How to deal with debt after death

When a family member passes and leaves behind debt, creditors may start calling for payment. This can make the time of grieving even more stressful. Nonetheless, it’s better to face the issue of outstanding debt after death early. Here’s why.

Claims against your estate
It’s a common belief all debts are forgiven when you die. That may not be the case. When you die with outstanding debts, creditors can file a claim against your estate for payment. Claims approved by the probate court are paid out of estate assets.

So you may have to liquidate assets held by the estate (e.g. checking, savings, money market accounts, share term certificates and brokerage accounts) to pay off debts. This happens before the property gets divided among the deceased’s next of kin.

Even if the probate court rejects a creditor’s claim, the creditor can still sue the estate for money. When there is not enough money in the estate to cover all debts, the court decide who gets paid and in what order. You may have to sell estate assets (e.g. furniture or cars) to meet any remaining debts.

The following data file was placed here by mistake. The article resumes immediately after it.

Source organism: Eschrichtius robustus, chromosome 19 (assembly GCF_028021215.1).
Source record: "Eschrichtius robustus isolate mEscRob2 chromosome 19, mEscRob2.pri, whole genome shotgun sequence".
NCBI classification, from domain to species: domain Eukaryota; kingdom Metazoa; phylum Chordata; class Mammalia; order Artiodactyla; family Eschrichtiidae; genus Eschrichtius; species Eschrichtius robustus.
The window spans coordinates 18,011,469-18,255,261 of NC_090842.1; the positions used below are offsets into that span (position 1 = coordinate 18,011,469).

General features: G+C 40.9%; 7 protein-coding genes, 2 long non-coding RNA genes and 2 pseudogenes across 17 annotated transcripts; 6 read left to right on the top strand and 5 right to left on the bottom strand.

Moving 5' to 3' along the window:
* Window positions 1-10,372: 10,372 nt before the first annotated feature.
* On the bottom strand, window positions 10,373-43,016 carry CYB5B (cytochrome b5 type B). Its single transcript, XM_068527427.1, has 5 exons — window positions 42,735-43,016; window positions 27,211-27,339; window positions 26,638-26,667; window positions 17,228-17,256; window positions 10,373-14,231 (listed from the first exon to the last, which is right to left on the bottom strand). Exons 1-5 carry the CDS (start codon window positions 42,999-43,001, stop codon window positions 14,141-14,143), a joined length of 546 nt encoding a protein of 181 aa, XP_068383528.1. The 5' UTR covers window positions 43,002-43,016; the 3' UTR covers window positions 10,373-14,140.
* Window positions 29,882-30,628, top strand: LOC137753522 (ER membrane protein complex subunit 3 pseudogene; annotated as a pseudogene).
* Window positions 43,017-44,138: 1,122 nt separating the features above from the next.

Good news
There is some good news. Family members can’t be held personally responsible for debts of another individual. That’s as long as the debt is in the deceased person’s name alone. A surviving spouse/partner is not responsible for a debt created by the spouse/partner.

This is the case as long as the surviving spouse/partner was not a co-signer or joint owner. If accounts are held jointly when one owner dies, the co-signer is responsible for making payments on the account. This may not be the case if the deceased purchased credit life insurance at the time the account was opened.

Exercise caution
Beware of scam artists who contact grieving families. They may contact you demanding payment on debt, especially when you have no record of that debt. Get proof the debt is valid before sending payment.

If you determine you are not responsible for the debt and the bill collector continues to harass you, report them to the North Carolina Attorney General’s office or call 919.716.6500.

Article provided by Local Government Federal Credit Union.

Contact an estate attorney for additional guidance.